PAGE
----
What Are Category A Drugs?

From Wikipedia, the free encyclopedia.

The pregnancy category of a medication is an assessment of the risk of fetal injury due to the pharmaceutical, if it is used as directed by the mother during pregnancy.

It does not include any risks conferred by pharmaceutical agents or their metabolites in breast milk.

What are Category B drugs?

Category B drugs include prenatal vitamins, acetaminophen and several other medications used routinely and safely during pregnancy. If there is a clinical need for a Category B drug, it is considered safe to use it.

Are Category A drugs safe in pregnancy?

Category A was the safest category of drugs to take. Drugs in Category X were never to be used during pregnancy. In 2015, the Food and Drug Administration (FDA) started to implement a new labeling system for drugs.

What are the pregnancy risk categories?

FDA Pregnancy Categories

  • Category A. Adequate and well-controlled studies have failed to demonstrate a risk to the fetus in the first trimester of pregnancy (and there is no evidence of risk in later trimesters).
  • Category B.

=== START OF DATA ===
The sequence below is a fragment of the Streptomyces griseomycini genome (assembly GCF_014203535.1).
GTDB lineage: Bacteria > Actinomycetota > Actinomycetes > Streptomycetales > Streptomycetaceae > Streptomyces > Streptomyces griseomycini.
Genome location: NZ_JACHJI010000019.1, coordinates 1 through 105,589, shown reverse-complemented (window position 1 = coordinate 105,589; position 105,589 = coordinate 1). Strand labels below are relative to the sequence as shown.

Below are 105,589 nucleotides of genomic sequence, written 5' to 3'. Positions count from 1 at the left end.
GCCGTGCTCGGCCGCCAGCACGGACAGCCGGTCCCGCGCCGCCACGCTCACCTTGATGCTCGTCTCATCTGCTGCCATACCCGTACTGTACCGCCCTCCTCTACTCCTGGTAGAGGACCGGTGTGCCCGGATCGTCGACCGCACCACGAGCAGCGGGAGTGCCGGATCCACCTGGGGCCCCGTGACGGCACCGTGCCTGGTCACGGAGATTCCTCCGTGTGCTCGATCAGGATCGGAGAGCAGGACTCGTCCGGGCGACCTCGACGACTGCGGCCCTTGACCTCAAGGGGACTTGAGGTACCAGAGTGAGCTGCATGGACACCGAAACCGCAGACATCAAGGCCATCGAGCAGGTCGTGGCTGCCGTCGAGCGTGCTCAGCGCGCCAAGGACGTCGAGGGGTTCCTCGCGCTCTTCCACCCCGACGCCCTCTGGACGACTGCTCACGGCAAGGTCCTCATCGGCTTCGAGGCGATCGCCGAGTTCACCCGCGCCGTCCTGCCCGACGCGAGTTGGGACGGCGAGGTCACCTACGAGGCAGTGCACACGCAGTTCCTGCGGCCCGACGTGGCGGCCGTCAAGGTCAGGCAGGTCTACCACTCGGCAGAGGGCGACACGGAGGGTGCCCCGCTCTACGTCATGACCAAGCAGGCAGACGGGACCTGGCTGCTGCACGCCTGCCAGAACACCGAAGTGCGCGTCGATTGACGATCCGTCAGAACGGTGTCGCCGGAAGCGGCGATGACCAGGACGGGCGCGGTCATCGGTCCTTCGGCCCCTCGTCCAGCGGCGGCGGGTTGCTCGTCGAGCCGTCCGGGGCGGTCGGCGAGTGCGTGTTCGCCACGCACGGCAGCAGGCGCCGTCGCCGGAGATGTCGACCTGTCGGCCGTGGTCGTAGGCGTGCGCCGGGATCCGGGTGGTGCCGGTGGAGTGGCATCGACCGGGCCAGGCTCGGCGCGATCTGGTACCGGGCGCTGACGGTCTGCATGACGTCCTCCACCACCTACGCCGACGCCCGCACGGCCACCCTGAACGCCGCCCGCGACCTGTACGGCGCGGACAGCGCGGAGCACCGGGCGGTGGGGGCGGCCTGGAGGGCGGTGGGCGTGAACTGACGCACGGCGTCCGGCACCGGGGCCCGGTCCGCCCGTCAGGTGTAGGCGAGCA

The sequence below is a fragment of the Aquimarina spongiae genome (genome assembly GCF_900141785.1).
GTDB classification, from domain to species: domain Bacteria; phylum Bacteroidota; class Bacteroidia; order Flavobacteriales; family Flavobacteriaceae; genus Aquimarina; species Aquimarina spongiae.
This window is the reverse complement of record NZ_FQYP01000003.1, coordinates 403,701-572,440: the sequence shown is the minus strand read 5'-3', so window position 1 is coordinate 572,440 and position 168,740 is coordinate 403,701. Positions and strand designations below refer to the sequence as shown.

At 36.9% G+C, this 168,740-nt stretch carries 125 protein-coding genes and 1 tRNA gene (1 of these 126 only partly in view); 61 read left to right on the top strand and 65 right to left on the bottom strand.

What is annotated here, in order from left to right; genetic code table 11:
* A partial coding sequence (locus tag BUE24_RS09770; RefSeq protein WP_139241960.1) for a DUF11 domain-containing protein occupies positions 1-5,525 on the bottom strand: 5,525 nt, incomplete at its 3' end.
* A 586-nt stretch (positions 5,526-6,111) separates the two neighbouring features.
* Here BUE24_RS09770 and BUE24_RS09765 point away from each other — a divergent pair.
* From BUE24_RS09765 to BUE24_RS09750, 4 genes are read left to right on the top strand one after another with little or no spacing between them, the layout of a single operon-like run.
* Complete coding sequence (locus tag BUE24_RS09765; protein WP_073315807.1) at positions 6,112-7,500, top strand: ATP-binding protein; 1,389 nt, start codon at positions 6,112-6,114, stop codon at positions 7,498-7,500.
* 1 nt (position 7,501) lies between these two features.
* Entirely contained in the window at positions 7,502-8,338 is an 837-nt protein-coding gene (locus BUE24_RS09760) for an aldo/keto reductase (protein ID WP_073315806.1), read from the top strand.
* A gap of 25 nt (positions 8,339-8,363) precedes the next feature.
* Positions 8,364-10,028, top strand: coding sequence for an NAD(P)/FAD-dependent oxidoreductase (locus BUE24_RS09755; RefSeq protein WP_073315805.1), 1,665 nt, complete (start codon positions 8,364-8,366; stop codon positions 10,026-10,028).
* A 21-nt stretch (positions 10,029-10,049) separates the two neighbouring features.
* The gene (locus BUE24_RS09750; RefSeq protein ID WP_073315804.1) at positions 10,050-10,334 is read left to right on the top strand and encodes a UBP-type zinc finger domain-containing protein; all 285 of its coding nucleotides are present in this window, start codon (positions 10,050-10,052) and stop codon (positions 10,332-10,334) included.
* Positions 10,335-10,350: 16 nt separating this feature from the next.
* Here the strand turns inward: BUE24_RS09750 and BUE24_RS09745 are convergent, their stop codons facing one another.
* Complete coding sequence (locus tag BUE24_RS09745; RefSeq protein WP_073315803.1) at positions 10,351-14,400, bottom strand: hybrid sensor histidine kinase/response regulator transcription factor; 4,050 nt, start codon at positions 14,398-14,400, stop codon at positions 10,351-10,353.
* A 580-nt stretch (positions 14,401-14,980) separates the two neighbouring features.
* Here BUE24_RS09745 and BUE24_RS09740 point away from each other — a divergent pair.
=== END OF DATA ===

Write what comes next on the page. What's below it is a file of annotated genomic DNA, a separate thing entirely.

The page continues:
• Category C.
  • Category D.
  • Category X.

How are drugs classified?

Drug Schedules

Drugs, substances, and certain chemicals used to make drugs are classified into five (5) distinct categories or schedules depending upon the drug’s acceptable medical use and the drug’s abuse or dependency potential.

What does Category A mean in pregnancy?

The pregnancy category of a medication is an assessment of the risk of fetal injury due to the pharmaceutical, if it is used as directed by the mother during pregnancy. It does not include any risks conferred by pharmaceutical agents or their metabolites in breast milk.

What is a Class C drug?

Drug Classifications

Class Drug
B Amphetamines, barbiturates, cannabis, codeine, methylphenidate (Ritalin), synthetic cannabinoids, synthetic cathinones (e.g. mephedrone, methoxetamine), ketamine
C Anabolic steroids, benzodiazepines (diazepam), gamma hydroxybutyrate (GHB), gamma-butyrolactone (GBL), piperazines (BZP), khat

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